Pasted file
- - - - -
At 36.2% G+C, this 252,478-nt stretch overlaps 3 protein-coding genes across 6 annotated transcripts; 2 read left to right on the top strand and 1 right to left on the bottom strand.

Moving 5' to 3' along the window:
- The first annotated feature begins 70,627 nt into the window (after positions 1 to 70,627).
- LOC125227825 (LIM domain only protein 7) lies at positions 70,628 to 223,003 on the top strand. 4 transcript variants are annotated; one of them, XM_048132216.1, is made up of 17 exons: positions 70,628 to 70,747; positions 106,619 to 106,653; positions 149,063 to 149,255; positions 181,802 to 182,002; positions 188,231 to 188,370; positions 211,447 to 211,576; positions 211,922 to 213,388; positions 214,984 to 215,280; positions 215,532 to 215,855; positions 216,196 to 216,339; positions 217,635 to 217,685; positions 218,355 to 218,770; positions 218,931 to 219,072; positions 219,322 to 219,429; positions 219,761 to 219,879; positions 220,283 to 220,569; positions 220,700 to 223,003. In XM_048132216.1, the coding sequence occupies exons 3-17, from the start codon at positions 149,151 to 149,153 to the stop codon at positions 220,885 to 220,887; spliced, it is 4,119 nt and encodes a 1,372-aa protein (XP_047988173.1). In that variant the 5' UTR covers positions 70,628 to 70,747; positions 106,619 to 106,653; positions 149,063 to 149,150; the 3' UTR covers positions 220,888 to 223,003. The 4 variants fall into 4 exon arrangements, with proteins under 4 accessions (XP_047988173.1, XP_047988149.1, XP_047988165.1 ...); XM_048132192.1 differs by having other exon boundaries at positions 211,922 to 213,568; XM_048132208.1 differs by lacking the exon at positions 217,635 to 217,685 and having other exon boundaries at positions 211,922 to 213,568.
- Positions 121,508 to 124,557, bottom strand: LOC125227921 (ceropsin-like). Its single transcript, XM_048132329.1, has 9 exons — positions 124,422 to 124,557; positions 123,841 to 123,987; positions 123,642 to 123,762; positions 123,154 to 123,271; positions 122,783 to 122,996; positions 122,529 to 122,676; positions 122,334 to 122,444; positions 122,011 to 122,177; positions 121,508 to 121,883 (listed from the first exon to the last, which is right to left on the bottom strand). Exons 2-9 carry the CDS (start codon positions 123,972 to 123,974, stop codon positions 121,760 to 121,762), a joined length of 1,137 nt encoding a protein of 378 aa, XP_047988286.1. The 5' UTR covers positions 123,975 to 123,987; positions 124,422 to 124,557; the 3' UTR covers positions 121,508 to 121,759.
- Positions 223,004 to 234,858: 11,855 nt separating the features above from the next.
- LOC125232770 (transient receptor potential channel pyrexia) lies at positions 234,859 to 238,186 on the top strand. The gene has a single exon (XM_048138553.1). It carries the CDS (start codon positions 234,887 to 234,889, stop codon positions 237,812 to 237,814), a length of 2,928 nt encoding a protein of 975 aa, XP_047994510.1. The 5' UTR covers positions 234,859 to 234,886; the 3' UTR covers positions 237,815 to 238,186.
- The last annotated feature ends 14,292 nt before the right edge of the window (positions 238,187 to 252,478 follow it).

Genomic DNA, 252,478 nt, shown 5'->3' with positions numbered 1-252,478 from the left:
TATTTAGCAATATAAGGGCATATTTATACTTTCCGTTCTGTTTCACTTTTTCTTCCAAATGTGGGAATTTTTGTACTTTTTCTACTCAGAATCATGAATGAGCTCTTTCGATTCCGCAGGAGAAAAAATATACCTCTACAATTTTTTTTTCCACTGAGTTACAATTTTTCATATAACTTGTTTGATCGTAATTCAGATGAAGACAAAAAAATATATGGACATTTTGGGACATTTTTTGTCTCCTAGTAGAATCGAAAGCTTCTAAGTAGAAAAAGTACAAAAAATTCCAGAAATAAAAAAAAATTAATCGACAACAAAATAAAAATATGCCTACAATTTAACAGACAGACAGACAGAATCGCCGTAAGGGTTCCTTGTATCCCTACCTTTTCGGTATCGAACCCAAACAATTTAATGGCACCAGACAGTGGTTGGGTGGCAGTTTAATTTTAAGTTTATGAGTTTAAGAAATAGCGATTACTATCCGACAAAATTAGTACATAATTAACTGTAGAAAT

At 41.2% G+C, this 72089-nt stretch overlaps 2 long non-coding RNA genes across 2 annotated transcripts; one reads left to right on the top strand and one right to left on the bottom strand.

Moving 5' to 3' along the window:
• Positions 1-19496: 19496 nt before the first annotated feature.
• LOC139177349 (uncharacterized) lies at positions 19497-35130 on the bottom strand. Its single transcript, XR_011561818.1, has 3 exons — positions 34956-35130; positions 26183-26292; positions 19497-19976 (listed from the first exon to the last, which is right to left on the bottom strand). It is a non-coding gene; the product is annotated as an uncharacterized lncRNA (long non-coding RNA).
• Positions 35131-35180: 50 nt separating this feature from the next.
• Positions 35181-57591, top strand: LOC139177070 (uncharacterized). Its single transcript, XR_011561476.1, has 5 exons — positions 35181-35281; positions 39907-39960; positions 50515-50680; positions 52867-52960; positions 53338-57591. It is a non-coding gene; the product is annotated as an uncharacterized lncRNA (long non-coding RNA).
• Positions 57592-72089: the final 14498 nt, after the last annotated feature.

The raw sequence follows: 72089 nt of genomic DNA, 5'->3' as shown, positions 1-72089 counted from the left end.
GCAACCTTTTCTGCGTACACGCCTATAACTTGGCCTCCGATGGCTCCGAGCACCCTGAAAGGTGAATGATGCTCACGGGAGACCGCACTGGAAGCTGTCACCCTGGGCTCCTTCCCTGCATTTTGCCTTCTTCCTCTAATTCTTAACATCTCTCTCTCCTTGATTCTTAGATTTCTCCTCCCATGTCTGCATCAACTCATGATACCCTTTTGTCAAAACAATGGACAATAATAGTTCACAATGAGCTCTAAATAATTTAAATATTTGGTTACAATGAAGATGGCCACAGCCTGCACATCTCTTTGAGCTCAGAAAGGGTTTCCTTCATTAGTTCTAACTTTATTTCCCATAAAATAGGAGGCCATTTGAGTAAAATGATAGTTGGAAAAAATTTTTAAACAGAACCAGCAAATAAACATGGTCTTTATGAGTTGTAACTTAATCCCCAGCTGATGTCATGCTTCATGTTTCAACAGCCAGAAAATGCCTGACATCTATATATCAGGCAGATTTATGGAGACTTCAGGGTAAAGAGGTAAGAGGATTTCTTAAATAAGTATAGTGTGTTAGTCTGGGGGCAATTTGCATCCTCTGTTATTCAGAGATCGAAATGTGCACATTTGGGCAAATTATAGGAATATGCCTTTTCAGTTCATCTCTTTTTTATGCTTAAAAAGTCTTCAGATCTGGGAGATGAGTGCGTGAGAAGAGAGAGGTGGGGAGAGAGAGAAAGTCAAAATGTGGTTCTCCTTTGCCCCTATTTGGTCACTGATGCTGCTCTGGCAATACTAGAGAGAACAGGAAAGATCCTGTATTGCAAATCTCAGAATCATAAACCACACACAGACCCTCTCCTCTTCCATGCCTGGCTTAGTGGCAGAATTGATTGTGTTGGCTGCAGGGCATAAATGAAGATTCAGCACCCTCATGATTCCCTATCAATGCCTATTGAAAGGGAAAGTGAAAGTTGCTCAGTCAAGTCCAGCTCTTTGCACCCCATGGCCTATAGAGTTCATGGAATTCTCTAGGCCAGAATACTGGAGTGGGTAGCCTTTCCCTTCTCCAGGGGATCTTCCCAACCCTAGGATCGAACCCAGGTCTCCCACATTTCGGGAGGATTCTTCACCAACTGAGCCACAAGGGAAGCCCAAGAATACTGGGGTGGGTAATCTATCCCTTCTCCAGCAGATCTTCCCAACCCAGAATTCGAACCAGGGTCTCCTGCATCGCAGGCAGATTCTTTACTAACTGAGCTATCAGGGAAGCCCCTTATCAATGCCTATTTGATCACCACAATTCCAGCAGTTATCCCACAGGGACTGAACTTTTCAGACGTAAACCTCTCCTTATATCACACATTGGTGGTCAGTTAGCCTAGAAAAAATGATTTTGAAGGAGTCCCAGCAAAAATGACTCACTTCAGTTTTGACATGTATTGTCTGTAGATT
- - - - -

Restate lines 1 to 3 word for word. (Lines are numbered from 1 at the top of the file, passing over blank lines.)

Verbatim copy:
At 36.2% G+C, this 252,478-nt stretch overlaps 3 protein-coding genes across 6 annotated transcripts; 2 read left to right on the top strand and 1 right to left on the bottom strand.

Moving 5' to 3' along the window:
- The first annotated feature begins 70,627 nt into the window (after positions 1 to 70,627).